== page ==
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In this new working paper, Angele Flora Mendy considers the medical profession in France as a closed labour market, arguing that a complex historical process of past standards, medical corporatism and the long-term effects of hospital reforms have combined to erect barriers to the professional integration of non-EU/EEA doctors

Internationally, policies for attracting highly-skilled migrants have become the guidelines mainly used by the Organisation for Economic Co-operation and Development (OECD) countries. Governments are implementing specific procedures to capture and facilitate their mobility. However, all professions are not equal when it comes to welcoming highly-skilled migrants. The medical profession, as a protective market, is one of these. Taking the case of non-EU/EEA doctors in France, this paper shows that the medical profession defined as the closed labour market, remains the most controversial in terms of professional integration of migrants, protectionist barriers to migrant competition and challenge of medical shortage. Based on the path-dependency approach, this paper argues that non-EU/EEA doctors’ issues in France derive from a complex historical process of interaction between standards settled in the past, particularly the historical power of medical corporatism, the unexpected long-term effects of French hospital reforms of 1958, and budgetary pressures.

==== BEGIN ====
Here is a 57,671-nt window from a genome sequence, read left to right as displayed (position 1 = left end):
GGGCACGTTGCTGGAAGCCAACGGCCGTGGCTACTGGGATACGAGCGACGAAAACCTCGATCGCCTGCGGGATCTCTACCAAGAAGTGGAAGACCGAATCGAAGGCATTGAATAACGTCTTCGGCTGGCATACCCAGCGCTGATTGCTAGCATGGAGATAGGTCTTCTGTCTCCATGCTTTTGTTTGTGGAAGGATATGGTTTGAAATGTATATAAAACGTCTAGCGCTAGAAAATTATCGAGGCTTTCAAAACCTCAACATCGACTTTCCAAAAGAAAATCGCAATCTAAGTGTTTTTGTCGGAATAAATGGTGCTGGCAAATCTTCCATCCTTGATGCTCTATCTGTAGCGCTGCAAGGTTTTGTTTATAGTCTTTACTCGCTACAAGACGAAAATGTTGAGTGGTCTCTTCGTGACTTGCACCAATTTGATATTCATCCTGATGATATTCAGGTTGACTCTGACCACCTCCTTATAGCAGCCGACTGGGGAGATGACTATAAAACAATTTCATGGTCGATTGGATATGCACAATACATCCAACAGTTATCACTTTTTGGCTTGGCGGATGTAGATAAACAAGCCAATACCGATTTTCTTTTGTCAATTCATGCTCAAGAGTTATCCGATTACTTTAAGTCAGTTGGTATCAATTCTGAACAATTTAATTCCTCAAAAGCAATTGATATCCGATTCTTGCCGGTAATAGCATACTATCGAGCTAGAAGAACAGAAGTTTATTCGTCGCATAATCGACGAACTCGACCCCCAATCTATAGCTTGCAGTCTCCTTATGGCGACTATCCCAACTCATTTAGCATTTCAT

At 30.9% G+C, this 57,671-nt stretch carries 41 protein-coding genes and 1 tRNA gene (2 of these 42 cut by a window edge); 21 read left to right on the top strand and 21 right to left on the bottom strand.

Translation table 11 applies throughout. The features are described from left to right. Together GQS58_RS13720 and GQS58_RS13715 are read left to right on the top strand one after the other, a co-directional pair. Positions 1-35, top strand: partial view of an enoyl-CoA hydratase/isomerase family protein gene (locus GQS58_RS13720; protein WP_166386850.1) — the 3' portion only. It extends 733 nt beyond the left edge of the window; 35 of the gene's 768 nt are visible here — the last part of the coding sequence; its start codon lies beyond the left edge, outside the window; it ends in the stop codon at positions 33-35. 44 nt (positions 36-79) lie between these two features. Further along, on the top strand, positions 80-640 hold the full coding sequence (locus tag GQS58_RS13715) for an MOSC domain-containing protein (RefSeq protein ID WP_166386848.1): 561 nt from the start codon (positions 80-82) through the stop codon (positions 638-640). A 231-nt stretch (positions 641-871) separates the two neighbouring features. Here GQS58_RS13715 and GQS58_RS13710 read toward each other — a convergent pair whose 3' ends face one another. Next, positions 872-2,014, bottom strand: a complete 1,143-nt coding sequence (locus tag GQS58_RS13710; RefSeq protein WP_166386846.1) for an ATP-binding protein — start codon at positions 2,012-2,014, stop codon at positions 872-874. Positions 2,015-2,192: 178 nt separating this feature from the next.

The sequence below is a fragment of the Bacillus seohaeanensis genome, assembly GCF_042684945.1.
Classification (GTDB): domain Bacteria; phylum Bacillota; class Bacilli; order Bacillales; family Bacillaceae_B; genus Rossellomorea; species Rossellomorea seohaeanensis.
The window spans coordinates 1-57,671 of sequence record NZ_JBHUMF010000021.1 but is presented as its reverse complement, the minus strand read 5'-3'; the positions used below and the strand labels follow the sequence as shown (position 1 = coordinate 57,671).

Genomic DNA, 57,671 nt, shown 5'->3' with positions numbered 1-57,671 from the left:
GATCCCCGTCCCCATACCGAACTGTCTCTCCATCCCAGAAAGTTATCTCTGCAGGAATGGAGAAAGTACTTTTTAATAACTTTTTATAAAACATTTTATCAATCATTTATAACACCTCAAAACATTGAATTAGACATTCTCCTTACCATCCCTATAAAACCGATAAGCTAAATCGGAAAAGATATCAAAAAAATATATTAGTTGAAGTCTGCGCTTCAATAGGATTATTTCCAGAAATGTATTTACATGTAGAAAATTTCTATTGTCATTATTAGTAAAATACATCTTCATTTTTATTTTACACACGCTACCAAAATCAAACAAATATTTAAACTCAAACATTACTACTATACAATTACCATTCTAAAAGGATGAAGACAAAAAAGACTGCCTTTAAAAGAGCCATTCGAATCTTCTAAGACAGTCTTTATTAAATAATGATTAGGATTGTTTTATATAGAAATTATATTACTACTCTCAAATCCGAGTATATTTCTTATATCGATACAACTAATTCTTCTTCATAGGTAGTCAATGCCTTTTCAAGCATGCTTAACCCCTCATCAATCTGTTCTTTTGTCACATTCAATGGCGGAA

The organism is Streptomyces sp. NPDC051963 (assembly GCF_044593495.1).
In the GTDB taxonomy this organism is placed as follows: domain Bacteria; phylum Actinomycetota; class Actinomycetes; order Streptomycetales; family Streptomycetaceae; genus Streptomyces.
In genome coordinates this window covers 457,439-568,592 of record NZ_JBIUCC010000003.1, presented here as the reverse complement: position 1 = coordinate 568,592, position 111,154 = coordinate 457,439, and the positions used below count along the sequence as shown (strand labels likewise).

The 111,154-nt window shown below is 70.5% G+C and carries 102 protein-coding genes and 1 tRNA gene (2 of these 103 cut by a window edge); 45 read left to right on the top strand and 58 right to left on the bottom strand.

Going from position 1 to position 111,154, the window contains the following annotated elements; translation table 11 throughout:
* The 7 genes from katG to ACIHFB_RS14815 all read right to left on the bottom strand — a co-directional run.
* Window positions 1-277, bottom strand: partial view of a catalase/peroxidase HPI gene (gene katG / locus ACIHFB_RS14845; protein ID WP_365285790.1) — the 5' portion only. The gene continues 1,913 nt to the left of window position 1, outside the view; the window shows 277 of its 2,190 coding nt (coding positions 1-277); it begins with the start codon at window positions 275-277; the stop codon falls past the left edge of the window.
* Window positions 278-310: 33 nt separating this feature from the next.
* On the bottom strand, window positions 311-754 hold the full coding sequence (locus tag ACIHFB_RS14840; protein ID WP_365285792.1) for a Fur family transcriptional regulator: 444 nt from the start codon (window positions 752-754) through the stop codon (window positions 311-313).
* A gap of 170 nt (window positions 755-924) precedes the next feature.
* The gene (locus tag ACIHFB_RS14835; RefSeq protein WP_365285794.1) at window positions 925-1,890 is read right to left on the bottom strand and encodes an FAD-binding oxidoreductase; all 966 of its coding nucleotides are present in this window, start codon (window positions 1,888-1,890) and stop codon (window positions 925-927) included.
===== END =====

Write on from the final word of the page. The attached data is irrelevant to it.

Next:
Theoretically, this paper shows two significant findings. Firstly, the French medical system has undergone a series of transformations unthinkable in the strict sense of a path-dependence approach: an opening of the medical profession to foreign physicians in the context of the Europeanisation of public policy, acceptance of non-EU/EEA doctors in a context of medical shortage and budgetary pressures. Secondly, there is no change of the overall paradigm: significantly, the recruitment policies of non-EU/EEA doctors continue to highlight the imprint of the past and reveal a significant persistence of prejudices. Non-EU/EEA doctors are not considered legitimate doctors even if they have the qualifications of physicians which are legitimate in their country and which can be recognised in other receiving countries.

Read the working paper

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